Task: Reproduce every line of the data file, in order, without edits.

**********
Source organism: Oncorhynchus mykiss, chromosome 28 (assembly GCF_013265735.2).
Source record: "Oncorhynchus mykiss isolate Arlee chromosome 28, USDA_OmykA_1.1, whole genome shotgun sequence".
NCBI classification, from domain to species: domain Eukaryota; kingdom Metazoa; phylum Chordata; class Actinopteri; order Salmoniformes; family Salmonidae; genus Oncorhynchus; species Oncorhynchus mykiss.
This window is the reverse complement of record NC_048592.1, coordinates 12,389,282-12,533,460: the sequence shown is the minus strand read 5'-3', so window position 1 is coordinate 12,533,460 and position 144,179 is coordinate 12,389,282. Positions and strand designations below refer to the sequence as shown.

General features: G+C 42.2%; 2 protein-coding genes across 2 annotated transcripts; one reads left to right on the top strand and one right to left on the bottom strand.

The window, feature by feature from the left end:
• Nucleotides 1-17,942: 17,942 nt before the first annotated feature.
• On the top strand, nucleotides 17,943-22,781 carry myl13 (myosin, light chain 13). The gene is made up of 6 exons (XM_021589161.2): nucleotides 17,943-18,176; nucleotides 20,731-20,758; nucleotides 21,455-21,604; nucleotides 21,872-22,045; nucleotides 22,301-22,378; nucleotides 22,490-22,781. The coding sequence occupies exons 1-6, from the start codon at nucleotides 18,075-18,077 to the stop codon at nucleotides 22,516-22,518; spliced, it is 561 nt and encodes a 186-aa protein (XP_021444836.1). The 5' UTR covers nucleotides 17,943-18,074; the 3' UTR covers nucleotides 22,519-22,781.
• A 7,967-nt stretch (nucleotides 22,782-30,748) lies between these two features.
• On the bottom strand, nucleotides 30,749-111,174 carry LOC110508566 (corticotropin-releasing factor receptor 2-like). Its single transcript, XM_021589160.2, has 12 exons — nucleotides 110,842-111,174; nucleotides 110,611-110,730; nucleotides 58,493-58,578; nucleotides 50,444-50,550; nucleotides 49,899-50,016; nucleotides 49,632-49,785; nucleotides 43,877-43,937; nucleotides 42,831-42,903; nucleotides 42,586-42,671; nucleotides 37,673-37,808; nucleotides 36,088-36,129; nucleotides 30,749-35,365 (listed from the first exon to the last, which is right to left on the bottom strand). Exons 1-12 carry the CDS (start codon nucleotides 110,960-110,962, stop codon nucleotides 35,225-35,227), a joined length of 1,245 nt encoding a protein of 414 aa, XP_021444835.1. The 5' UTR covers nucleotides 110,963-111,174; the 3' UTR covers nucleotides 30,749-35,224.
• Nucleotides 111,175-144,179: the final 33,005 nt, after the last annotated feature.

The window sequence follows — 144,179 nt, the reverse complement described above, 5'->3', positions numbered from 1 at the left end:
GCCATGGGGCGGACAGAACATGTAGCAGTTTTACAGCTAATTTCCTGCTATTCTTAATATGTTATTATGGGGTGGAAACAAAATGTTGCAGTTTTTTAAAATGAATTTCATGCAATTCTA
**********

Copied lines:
Source organism: Oncorhynchus mykiss, chromosome 28 (assembly GCF_013265735.2).
Source record: "Oncorhynchus mykiss isolate Arlee chromosome 28, USDA_OmykA_1.1, whole genome shotgun sequence".
NCBI classification, from domain to species: domain Eukaryota; kingdom Metazoa; phylum Chordata; class Actinopteri; order Salmoniformes; family Salmonidae; genus Oncorhynchus; species Oncorhynchus mykiss.
This window is the reverse complement of record NC_048592.1, coordinates 12,389,282-12,533,460: the sequence shown is the minus strand read 5'-3', so window position 1 is coordinate 12,533,460 and position 144,179 is coordinate 12,389,282. Positions and strand designations below refer to the sequence as shown.

General features: G+C 42.2%; 2 protein-coding genes across 2 annotated transcripts; one reads left to right on the top strand and one right to left on the bottom strand.

The window, feature by feature from the left end:
• Nucleotides 1-17,942: 17,942 nt before the first annotated feature.
• On the top strand, nucleotides 17,943-22,781 carry myl13 (myosin, light chain 13). The gene is made up of 6 exons (XM_021589161.2): nucleotides 17,943-18,176; nucleotides 20,731-20,758; nucleotides 21,455-21,604; nucleotides 21,872-22,045; nucleotides 22,301-22,378; nucleotides 22,490-22,781. The coding sequence occupies exons 1-6, from the start codon at nucleotides 18,075-18,077 to the stop codon at nucleotides 22,516-22,518; spliced, it is 561 nt and encodes a 186-aa protein (XP_021444836.1). The 5' UTR covers nucleotides 17,943-18,074; the 3' UTR covers nucleotides 22,519-22,781.
• A 7,967-nt stretch (nucleotides 22,782-30,748) lies between these two features.
• On the bottom strand, nucleotides 30,749-111,174 carry LOC110508566 (corticotropin-releasing factor receptor 2-like). Its single transcript, XM_021589160.2, has 12 exons — nucleotides 110,842-111,174; nucleotides 110,611-110,730; nucleotides 58,493-58,578; nucleotides 50,444-50,550; nucleotides 49,899-50,016; nucleotides 49,632-49,785; nucleotides 43,877-43,937; nucleotides 42,831-42,903; nucleotides 42,586-42,671; nucleotides 37,673-37,808; nucleotides 36,088-36,129; nucleotides 30,749-35,365 (listed from the first exon to the last, which is right to left on the bottom strand). Exons 1-12 carry the CDS (start codon nucleotides 110,960-110,962, stop codon nucleotides 35,225-35,227), a joined length of 1,245 nt encoding a protein of 414 aa, XP_021444835.1. The 5' UTR covers nucleotides 110,963-111,174; the 3' UTR covers nucleotides 30,749-35,224.
• Nucleotides 111,175-144,179: the final 33,005 nt, after the last annotated feature.

The window sequence follows — 144,179 nt, the reverse complement described above, 5'->3', positions numbered from 1 at the left end:
GCCATGGGGCGGACAGAACATGTAGCAGTTTTACAGCTAATTTCCTGCTATTCTTAATATGTTATTATGGGGTGGAAACAAAATGTTGCAGTTTTTTAAAATGAATTTCATGCAATTCTA